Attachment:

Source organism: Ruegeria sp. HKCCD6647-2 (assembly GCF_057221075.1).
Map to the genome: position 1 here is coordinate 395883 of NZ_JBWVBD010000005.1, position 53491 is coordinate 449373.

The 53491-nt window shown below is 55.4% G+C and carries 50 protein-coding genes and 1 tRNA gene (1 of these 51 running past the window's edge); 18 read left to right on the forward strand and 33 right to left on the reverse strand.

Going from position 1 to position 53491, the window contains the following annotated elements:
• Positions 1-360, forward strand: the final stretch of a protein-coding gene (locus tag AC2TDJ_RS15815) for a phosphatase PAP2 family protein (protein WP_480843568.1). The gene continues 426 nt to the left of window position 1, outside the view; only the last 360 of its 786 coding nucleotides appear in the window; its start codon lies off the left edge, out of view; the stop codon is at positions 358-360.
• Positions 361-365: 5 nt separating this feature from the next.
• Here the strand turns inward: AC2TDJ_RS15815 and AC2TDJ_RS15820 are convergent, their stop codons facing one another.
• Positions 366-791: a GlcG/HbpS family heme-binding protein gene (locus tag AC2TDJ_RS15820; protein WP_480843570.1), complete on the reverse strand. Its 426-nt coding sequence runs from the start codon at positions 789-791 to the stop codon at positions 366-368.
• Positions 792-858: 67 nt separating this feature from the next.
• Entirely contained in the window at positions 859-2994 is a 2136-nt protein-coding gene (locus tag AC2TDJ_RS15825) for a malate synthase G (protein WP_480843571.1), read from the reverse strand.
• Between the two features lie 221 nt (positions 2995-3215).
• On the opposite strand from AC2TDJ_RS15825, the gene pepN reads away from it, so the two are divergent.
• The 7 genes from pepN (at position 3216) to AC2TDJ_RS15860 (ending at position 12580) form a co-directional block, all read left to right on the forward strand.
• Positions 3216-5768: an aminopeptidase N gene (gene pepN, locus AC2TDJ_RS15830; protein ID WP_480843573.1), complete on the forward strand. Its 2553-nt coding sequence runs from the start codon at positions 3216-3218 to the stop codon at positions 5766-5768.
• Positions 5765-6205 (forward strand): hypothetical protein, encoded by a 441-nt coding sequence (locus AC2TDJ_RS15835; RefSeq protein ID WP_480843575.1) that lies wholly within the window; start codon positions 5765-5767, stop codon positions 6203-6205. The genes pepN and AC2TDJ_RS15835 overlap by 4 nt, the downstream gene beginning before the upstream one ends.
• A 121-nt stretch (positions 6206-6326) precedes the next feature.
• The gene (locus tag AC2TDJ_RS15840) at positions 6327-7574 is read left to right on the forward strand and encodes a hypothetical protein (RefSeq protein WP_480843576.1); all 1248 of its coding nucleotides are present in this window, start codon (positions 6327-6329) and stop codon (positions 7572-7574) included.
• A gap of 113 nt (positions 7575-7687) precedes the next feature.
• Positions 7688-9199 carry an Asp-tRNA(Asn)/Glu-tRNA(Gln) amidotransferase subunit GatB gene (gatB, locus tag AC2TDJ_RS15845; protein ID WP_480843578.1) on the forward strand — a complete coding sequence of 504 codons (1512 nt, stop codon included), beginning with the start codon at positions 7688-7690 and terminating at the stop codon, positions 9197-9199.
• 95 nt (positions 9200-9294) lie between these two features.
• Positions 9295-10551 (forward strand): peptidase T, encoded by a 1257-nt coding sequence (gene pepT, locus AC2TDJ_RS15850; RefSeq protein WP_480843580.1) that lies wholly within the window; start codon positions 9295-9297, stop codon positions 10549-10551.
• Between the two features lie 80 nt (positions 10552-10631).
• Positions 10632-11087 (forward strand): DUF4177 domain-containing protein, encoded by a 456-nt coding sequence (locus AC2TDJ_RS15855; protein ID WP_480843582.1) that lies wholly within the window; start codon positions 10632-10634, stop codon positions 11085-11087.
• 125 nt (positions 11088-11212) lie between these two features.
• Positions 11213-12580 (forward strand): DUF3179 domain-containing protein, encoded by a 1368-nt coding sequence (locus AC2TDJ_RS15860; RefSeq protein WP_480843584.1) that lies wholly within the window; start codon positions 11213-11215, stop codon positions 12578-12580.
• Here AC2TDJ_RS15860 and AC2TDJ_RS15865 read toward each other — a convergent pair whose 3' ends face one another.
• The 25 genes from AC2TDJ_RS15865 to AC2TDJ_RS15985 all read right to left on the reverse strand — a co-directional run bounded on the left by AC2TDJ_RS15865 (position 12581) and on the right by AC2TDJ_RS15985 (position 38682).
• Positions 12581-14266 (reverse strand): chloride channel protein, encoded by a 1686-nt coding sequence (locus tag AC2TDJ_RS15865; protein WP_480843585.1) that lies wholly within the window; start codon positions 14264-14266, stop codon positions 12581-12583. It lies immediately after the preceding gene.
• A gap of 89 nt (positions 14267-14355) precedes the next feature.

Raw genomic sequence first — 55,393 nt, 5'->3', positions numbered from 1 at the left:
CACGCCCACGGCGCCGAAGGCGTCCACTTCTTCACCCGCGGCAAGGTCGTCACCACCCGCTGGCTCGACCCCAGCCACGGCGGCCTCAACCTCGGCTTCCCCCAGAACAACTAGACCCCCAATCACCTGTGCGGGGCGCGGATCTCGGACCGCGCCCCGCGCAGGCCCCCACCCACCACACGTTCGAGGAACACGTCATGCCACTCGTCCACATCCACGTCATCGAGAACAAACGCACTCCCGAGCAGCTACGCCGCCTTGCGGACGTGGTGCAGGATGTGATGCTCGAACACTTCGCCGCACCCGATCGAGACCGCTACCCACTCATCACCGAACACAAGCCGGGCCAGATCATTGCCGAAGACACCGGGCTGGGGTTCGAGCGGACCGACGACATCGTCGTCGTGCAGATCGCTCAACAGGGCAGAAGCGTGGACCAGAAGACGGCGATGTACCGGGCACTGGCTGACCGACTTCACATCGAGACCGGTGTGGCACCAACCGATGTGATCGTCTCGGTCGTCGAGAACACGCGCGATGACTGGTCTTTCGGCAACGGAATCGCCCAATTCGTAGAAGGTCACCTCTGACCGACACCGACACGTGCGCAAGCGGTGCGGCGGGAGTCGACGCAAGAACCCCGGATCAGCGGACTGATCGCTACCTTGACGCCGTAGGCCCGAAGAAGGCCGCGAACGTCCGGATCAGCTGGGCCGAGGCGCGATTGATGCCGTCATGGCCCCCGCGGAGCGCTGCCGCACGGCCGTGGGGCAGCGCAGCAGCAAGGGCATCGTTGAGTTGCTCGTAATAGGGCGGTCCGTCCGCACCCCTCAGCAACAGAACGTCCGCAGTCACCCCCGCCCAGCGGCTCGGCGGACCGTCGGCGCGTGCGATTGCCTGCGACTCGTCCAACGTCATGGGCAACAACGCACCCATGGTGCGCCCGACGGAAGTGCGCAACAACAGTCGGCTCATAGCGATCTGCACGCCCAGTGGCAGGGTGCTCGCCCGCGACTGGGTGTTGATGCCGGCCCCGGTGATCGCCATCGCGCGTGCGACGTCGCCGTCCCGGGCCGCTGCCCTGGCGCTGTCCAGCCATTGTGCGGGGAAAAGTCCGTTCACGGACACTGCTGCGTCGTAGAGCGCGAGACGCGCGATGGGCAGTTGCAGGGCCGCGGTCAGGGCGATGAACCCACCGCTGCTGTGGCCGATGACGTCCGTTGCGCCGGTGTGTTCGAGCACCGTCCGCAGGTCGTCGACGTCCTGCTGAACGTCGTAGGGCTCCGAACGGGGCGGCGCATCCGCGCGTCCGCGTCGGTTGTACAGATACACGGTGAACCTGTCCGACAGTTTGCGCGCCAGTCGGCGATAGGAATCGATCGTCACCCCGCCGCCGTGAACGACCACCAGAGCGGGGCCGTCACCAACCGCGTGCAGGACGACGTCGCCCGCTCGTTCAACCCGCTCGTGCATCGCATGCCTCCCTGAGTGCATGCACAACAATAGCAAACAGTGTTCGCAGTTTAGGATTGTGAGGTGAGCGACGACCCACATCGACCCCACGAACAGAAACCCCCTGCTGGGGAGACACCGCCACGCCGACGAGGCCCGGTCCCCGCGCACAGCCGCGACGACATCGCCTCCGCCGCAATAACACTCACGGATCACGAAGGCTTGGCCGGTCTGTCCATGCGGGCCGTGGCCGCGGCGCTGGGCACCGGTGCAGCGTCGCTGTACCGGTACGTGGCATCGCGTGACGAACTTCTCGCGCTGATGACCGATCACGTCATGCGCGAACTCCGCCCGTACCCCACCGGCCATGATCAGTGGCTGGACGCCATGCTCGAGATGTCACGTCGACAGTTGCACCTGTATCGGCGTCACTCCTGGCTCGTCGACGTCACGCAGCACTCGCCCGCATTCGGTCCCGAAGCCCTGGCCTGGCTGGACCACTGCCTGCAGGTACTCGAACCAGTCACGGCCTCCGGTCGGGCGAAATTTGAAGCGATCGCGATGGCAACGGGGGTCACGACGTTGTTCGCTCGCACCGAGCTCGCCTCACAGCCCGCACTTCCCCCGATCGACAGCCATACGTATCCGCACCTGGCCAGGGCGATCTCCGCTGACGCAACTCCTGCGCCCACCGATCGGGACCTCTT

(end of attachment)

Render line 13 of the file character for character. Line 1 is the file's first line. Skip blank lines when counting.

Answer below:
• The 7 genes from pepN (at position 3216) to AC2TDJ_RS15860 (ending at position 12580) form a co-directional block, all read left to right on the forward strand.